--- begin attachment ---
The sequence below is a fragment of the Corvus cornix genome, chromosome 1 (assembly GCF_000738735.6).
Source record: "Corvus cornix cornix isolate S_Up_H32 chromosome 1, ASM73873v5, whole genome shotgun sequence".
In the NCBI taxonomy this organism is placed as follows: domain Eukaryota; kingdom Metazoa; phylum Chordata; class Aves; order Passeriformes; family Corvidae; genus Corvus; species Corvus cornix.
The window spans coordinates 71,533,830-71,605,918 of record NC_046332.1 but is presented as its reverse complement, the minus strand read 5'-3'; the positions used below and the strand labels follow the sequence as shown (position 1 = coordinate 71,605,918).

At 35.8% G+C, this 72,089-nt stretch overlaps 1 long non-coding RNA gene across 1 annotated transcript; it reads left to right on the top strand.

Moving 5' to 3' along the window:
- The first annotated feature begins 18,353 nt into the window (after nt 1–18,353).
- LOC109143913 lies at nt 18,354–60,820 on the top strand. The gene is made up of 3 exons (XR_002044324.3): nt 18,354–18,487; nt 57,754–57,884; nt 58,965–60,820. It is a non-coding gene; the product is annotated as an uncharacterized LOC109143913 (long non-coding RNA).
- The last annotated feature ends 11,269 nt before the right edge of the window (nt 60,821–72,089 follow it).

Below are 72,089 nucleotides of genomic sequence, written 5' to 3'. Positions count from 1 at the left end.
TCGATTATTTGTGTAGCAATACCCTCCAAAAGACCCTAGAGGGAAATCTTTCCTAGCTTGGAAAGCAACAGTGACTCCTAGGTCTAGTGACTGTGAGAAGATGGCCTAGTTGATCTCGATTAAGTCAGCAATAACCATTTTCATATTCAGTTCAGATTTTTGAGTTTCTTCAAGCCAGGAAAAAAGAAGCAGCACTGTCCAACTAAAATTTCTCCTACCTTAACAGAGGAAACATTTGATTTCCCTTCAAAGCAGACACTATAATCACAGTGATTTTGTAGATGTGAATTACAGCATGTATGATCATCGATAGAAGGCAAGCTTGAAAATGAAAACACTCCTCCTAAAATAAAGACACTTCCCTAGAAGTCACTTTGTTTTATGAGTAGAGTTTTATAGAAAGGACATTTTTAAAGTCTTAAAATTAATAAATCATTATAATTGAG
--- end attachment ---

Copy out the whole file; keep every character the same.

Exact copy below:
The sequence below is a fragment of the Corvus cornix genome, chromosome 1 (assembly GCF_000738735.6).
Source record: "Corvus cornix cornix isolate S_Up_H32 chromosome 1, ASM73873v5, whole genome shotgun sequence".
In the NCBI taxonomy this organism is placed as follows: domain Eukaryota; kingdom Metazoa; phylum Chordata; class Aves; order Passeriformes; family Corvidae; genus Corvus; species Corvus cornix.
The window spans coordinates 71,533,830-71,605,918 of record NC_046332.1 but is presented as its reverse complement, the minus strand read 5'-3'; the positions used below and the strand labels follow the sequence as shown (position 1 = coordinate 71,605,918).

At 35.8% G+C, this 72,089-nt stretch overlaps 1 long non-coding RNA gene across 1 annotated transcript; it reads left to right on the top strand.

Moving 5' to 3' along the window:
- The first annotated feature begins 18,353 nt into the window (after nt 1–18,353).
- LOC109143913 lies at nt 18,354–60,820 on the top strand. The gene is made up of 3 exons (XR_002044324.3): nt 18,354–18,487; nt 57,754–57,884; nt 58,965–60,820. It is a non-coding gene; the product is annotated as an uncharacterized LOC109143913 (long non-coding RNA).
- The last annotated feature ends 11,269 nt before the right edge of the window (nt 60,821–72,089 follow it).

Below are 72,089 nucleotides of genomic sequence, written 5' to 3'. Positions count from 1 at the left end.
TCGATTATTTGTGTAGCAATACCCTCCAAAAGACCCTAGAGGGAAATCTTTCCTAGCTTGGAAAGCAACAGTGACTCCTAGGTCTAGTGACTGTGAGAAGATGGCCTAGTTGATCTCGATTAAGTCAGCAATAACCATTTTCATATTCAGTTCAGATTTTTGAGTTTCTTCAAGCCAGGAAAAAAGAAGCAGCACTGTCCAACTAAAATTTCTCCTACCTTAACAGAGGAAACATTTGATTTCCCTTCAAAGCAGACACTATAATCACAGTGATTTTGTAGATGTGAATTACAGCATGTATGATCATCGATAGAAGGCAAGCTTGAAAATGAAAACACTCCTCCTAAAATAAAGACACTTCCCTAGAAGTCACTTTGTTTTATGAGTAGAGTTTTATAGAAAGGACATTTTTAAAGTCTTAAAATTAATAAATCATTATAATTGAG